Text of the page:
The exhibition comes courtesy of a pair of gifts from Ken Hakuta, M.B.A ’77, Paik’s nephew and executor of the artist’s estate. He has endowed a two-year postdoctoral fellowship in Paik’s name, and gave the museums nine works; in addition, Harvard bought two more. (Hakuta, who made his fortune as a toy manufacturer and ran a hotline for entrepreneurs under the name “Dr. Fad” in the 1980s, is also an art collector in his own right, of Shaker furniture.)
Paik is best known as the “father of video art,” explains Marina Isgro, the inaugural Nam June Paik fellow. When the Sony Portapak first came on the market in 1965, he was among the first artists to acquire one. His background in performance made him especially interested in the medium, which allowed him to record and play back those recordings almost simultaneously. With video, he could also bring moving images out of the confines of theatrical screenings, and into galleries. “It had an immediacy and a presence that film didn’t have,” says Isgro. The same might be said of television, another medium Paik championed early. He was fascinated in television as a light source; he loved commercials and news footage. He often taped broadcasts and stitching those snippets into his work, developing what Isgro calls a “glitchy, collage-like, kaleidoscope-like” aesthetic.
Paik’s pioneering, absurdist experiments with static and moving imagery, can seem like commonplaces today. Take TV Crown, one of Harvard’s new acquisitions. In it, a vintage television displays an undulating halo of sound waves, generated by an audio amplifier.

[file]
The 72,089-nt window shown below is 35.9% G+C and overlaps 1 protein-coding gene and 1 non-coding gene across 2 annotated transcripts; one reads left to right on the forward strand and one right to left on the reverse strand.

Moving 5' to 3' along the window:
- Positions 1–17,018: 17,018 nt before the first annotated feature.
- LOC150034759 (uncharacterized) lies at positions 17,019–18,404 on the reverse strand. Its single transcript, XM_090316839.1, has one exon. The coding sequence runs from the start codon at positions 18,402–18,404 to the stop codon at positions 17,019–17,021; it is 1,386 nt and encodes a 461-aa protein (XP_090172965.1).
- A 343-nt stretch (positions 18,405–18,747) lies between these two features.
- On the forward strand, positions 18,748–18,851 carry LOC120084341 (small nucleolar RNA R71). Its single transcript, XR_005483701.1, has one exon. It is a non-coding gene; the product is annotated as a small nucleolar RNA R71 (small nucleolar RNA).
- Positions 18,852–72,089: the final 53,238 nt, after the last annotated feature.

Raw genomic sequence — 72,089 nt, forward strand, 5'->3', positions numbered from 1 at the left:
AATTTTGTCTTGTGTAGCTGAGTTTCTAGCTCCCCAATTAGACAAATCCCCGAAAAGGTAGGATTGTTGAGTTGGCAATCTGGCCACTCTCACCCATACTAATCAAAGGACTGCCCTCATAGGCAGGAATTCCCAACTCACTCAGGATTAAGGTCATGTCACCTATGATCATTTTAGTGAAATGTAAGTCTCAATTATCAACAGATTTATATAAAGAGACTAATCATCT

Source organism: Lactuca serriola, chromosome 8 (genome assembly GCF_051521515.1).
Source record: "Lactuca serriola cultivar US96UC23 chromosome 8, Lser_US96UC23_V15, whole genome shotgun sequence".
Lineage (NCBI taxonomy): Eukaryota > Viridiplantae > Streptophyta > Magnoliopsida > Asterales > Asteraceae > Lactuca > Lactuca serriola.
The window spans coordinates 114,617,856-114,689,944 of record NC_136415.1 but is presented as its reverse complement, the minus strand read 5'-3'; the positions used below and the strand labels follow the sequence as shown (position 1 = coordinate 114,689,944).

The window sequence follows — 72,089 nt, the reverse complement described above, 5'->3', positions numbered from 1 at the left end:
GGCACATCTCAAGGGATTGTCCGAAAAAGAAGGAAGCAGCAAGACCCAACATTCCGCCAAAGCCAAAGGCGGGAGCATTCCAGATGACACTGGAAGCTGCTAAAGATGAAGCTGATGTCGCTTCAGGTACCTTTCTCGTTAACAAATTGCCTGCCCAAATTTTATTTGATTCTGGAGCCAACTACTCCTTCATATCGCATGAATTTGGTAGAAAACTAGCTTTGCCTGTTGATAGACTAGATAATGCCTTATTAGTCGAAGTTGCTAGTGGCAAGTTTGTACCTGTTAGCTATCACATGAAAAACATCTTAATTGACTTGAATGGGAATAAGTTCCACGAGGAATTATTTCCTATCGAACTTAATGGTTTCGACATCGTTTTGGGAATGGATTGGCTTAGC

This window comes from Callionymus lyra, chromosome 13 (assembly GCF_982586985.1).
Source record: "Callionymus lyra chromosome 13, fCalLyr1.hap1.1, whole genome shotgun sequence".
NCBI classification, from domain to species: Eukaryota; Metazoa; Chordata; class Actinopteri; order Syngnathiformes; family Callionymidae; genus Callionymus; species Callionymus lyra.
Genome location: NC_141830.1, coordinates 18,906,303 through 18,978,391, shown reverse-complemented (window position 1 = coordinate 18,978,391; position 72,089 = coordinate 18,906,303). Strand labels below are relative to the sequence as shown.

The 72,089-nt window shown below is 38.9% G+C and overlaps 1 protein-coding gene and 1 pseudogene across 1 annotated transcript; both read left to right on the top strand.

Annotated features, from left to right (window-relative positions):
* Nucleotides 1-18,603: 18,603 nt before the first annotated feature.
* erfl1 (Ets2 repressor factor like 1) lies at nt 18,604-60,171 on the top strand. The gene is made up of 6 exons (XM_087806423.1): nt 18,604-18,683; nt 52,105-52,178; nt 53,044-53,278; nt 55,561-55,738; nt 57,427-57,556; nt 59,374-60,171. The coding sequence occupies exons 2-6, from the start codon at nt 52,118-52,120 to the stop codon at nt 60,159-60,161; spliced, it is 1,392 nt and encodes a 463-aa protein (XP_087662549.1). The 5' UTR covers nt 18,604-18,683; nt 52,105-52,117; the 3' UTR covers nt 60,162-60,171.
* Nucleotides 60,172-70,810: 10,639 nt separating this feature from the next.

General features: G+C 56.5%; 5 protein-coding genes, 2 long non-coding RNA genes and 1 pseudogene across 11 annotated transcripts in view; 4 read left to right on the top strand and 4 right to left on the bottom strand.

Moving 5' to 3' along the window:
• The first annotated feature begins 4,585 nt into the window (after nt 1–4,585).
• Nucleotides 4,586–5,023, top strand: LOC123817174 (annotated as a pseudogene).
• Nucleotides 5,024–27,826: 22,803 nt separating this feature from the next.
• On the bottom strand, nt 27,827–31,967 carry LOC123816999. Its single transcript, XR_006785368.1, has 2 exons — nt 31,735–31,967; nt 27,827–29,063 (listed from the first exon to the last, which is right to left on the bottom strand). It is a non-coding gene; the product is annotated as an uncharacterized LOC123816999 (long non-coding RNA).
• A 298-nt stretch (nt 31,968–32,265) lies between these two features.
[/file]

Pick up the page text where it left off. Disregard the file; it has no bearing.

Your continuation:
“People can look at this today and say, ‘Oh yeah, this is just like a screensaver,’” says Mary Schneider Enriquez, associate curator of modern and contemporary art. “The fact is, this dates back decades.”
Even in these screen-saturated times, though, the installations are beguilingly strange. Smartphones and tablets come in standard dimensions, but Paik’s art presents a zany assortment of sizes and shapes. An untitled work from 1976 consists of a burnished Setchell wood television cabinet that displays a five-inch, black-and-white television set; another, from 1996, cages a diminutive LCD screen in an antique lantern. The installation TV Buddha (Bronze Seated Buddha), features a bronze statue contemplating its own recorded image on an infinite loop. That image is displayed on a “videosphere,” a round television from the 1970s resembling a space helmet. ("There's also a chain handle on it,” points out Isgro. “So you can carry it around.")
Then there’s another Untitled, a round pizza peel decorated with pastels. Call it a trick of the light, but standing amid all those electronics, the wooden grain starts to resemble the waves of a bad broadcast.
Isgro: “Paik collected a lot of objects—”
Enriquez: “Oh my god, massive numbers.”
Isgro: “—from antique stores and flea markets. And he just accumulated stuff in his studio, and then would work it into different artworks.”
When they’re placed in a museum setting, says Enriquez, it’s difficult not to make Paik’s pieces feel like artifacts, mere records of a past moment. “The hardest thing for me, as a curator and art historian, is to give people the sense of how alive, and experimental, and full of—kind of chance, and humor” these works can be.